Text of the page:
In 1942, as the colonial British regime turns up the violence on its increasingly restless Indian subjects, a group of young people with their lives ahead of them pledge to “Do or Die”. Ae Watan Mere Watan tells the story of one of these youngsters, the 22-year-old Usha Mehta, and her radio rebellion.

Kannan Iyer’s Hindi-language movie for Prime Video is set during the decisive Quit India movement. When the Congress party gets banned and its top leadership is thrown into prison, Usha (Sara Ali Khan) sets up an underground radio station that will keep Indians informed about events.

The short-wave brainwave is executed like a bank heist. Scheming in the shadows while looking over their shoulders, Usha and her friends Fahad (Sparsh Srivastav) and Kaushik (Abhay Verma) run Congress Radio, as it comes to be known, with uncommon daring.

They have the backing of Congress leader Ram Manohar Lohia (Emraan Hashmi), who has managed to evade arrest. The British unleash the odious John Lyre (Alex O’Nell) on the plotters. Usha has other battles to fight, including the disapproval of her judge father Hariprasad (Sachin Khedekar).

The involvement of Usha Mehta, the iconic Gandhian, with Congress Radio have been documented in several books, including Usha Thakkar’s Congress Radio: Usha Mehta and the Underground Radio Station of 1942. The film cites the play Kharr Kharr, written by Amatya Goradia and Pritish Sodha, as a source.

Emraan Hashmi in Ae Watan Mere Watan (2024). Courtesy Amazon MGM Studios/Dharmatic Entertainment.

The portrayal of sonic youth who lined up for self-abnegation deserved a more immersive movie. Darab Farooqui’s screenplay has a capitalised earnestness that often comes in the way of the staging. Some of the dialogue is stilted to the ear – “I want to fly, father!” Usha tells Hariprasad.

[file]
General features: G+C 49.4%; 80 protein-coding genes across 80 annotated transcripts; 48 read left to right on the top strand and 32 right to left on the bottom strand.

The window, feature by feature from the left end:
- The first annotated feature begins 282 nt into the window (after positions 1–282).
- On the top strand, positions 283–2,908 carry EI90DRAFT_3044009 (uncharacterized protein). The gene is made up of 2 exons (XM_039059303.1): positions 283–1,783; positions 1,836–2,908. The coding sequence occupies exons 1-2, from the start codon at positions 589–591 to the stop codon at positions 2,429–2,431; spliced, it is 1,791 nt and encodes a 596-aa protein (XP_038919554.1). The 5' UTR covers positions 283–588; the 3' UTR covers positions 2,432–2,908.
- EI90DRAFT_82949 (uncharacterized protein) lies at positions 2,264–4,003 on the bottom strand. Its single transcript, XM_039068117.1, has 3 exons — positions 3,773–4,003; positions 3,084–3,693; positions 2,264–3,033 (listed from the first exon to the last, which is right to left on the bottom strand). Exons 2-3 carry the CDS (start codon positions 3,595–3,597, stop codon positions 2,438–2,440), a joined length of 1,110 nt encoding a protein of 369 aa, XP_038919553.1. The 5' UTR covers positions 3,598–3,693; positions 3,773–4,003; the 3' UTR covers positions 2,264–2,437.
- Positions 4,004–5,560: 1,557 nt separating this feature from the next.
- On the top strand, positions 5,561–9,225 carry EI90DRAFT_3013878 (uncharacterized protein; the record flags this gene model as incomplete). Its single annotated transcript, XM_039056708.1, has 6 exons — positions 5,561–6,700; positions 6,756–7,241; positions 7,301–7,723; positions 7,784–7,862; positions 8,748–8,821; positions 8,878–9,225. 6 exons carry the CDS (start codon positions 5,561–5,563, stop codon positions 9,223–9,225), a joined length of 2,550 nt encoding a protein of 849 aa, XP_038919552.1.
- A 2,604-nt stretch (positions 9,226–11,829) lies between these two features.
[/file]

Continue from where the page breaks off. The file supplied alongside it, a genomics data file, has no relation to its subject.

Sincere, studious and stodgy, Ae Watan Mere Watan tries to ratchet up the drama through frequent sloganeering and fist-clenching. The best-observed relationship is between Usha and Fahad, both of whom are striving to do their best for a country that is aching to be free.

Usha Mehta is played with Sara Ali Khan with the same valour with which the movie tries to recreate a near-forgotten age. While the contradictory impulses between a pulsating thriller and a human story are never satisfactorily resolved, Usha’s choices – family versus the freedom movement, love versus her Gandhian principles – provide a bit of understanding about her spitfire personality.

The 133-minute movie is handsomely mounted, with spiffy production design by Amrita Mahal Nakai and Sabrina Singh. The throwback to a time when the radio incited people rather than willed them into numb obedience, as well as the depiction of the Congress party as the country’s greatest hope rather than its biggest enemy, are unmistakable.

Ae Watan Mere Watan (2024).

Also read:

‘Congress Radio’: This book recounts how the underground radio of India’s freedom movement was run

Ramachandra Guha: What the RSS could learn about nationalism from freedom fighter Usha Mehta